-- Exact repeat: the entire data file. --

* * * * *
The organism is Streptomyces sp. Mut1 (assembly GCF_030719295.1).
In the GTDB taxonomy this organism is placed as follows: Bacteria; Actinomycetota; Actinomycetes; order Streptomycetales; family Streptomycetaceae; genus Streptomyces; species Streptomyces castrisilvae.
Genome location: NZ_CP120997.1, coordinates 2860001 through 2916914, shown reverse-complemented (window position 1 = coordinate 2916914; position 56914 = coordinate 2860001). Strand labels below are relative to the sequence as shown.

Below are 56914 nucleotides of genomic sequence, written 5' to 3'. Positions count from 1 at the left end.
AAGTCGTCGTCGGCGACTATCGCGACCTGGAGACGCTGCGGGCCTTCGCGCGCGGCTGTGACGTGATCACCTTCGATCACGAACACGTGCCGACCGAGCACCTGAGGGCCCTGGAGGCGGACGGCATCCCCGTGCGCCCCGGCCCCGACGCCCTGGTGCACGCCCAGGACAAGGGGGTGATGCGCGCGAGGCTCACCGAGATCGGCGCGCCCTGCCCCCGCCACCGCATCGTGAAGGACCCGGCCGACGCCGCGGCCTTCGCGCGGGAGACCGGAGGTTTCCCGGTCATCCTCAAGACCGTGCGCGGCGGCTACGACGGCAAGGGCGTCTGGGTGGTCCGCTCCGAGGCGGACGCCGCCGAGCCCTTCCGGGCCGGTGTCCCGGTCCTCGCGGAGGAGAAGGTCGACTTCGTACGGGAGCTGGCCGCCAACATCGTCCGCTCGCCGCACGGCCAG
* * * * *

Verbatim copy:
The organism is Streptomyces sp. Mut1 (assembly GCF_030719295.1).
In the GTDB taxonomy this organism is placed as follows: Bacteria; Actinomycetota; Actinomycetes; order Streptomycetales; family Streptomycetaceae; genus Streptomyces; species Streptomyces castrisilvae.
Genome location: NZ_CP120997.1, coordinates 2860001 through 2916914, shown reverse-complemented (window position 1 = coordinate 2916914; position 56914 = coordinate 2860001). Strand labels below are relative to the sequence as shown.

Below are 56914 nucleotides of genomic sequence, written 5' to 3'. Positions count from 1 at the left end.
AAGTCGTCGTCGGCGACTATCGCGACCTGGAGACGCTGCGGGCCTTCGCGCGCGGCTGTGACGTGATCACCTTCGATCACGAACACGTGCCGACCGAGCACCTGAGGGCCCTGGAGGCGGACGGCATCCCCGTGCGCCCCGGCCCCGACGCCCTGGTGCACGCCCAGGACAAGGGGGTGATGCGCGCGAGGCTCACCGAGATCGGCGCGCCCTGCCCCCGCCACCGCATCGTGAAGGACCCGGCCGACGCCGCGGCCTTCGCGCGGGAGACCGGAGGTTTCCCGGTCATCCTCAAGACCGTGCGCGGCGGCTACGACGGCAAGGGCGTCTGGGTGGTCCGCTCCGAGGCGGACGCCGCCGAGCCCTTCCGGGCCGGTGTCCCGGTCCTCGCGGAGGAGAAGGTCGACTTCGTACGGGAGCTGGCCGCCAACATCGTCCGCTCGCCGCACGGCCAG